Gene sets

We investigated three gene sets with previous biological support for involvement in PD: autophagy, lysosomal and mitochondrial.29,30,31,32,33,34 The autophagy gene set included all genes associated with the Gene Ontology terms: GO:0006914 (“autophagy”) and GO:0005776 (“autophagosome”), as derived from the GO C5 collection of the MSigDB database (v5.2). Lysosomal genes were downloaded from the Human Lysosome Gene Database (hLGDB, see URLs, Supplementary information).68 All genes reported lysosomal by any of the listed sources (9 of the 16 were unbiased proteomic studies) were used. Mitochondrial genes were obtained from Human MitoCarta 2.0, an inventory of human genes with the strong support of mitochondrial localisation based on literature curation, proteomic analyses and epitope tagging/microscopy (see URLs, Supplementary information).69 In addition, we used a gene set comprising loss-of-function (LoF)-intolerant genes, as defined by the Exome Aggregation Consortium (ExAC)35 using their gene-level constraint metric (pLI ≥0.9), and constructed an “all genes” gene set. The “all genes” gene set was constructed by extracting all genes from BioMart (using the homo sapiens GRCh37 library, as with all other annotations). For stratified LDSC analyses, an additional window of 100 kb was added around genes. The genes comprising these lists are available in Supplementary Table 6. Overlap between gene sets was determined using Intervene, a command line tool and web application that computes and visualises intersections of gene sets (see URLs, Supplementary information).70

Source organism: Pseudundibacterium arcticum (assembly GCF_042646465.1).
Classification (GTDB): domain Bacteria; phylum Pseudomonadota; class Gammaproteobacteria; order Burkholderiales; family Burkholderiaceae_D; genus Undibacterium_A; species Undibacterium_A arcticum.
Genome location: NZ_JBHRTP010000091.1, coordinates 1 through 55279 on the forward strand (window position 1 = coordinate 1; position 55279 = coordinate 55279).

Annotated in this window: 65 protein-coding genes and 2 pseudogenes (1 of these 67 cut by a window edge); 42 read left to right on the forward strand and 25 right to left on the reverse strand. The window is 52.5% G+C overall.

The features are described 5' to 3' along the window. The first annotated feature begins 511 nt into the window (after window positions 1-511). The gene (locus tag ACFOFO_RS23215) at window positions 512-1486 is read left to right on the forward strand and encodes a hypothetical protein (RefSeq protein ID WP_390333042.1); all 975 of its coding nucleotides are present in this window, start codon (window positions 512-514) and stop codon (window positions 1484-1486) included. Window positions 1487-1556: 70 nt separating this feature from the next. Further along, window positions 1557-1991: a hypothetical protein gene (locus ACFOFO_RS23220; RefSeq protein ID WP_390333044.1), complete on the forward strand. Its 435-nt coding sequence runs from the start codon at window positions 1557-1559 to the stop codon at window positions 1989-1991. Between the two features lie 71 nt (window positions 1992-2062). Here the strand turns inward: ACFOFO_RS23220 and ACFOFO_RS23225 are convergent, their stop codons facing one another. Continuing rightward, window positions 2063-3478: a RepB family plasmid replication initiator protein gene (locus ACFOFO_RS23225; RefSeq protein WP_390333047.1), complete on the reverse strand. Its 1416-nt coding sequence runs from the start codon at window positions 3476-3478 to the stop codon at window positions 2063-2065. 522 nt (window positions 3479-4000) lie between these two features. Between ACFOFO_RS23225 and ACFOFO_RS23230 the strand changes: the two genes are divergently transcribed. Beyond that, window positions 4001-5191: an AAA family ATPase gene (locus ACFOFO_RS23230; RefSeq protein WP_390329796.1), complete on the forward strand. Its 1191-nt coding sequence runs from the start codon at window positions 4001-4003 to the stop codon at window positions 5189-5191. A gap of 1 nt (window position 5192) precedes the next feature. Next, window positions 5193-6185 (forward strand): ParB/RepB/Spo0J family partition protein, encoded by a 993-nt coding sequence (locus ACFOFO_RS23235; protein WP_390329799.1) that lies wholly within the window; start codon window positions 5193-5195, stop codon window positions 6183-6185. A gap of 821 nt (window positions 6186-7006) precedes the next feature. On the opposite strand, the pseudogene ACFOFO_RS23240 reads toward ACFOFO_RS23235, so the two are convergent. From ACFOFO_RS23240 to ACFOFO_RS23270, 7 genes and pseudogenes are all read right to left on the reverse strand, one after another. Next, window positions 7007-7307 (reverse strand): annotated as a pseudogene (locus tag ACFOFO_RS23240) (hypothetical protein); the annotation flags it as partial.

GWAS datasets

Table 114,16,17,71,72,73,74

Table 1 Summary of GWAS datasets

MAGMA: assessing gene-level enrichment

Gene-level p-values were calculated with the Nalls et al.16 PD GWAS (excluding 23andMe contributions) using MAGMA v1.06 (see URLs, Supplementary information),25 which tests the joint association of all SNPs in a gene with the phenotype while accounting for LD between SNPs. SNPs were mapped to genes using NCBI definitions (GRCh37, annotation release 105); only genes in which at least one SNP mapped were included in downstream analyses. Gene boundaries were defined as the region from transcription start site to transcription stop site. In addition, we added a window of 35 kb upstream and 10 kb downstream of each gene. This choice was based on (1) most transcriptional regulatory elements fall within this interval,75 (2) a fraction of GWAS risk loci lie outside gene boundaries and may regulate gene expression76 and (3) previous work in the field of pathway analysis.17,77,78 Furthermore, the MHC region on chromosome 6 (chr6: 25500000–33500000, human genome assembly GRCh37) was excluded. The gene p-value was computed based on the mean association statistic of SNPs within a gene, with genome-wide significance set to p < 2.82 × 10−6, and LD was estimated from the European subset of 1000 Genomes Phase 357.

Evaluating enrichment of PD-associated genes and gene sets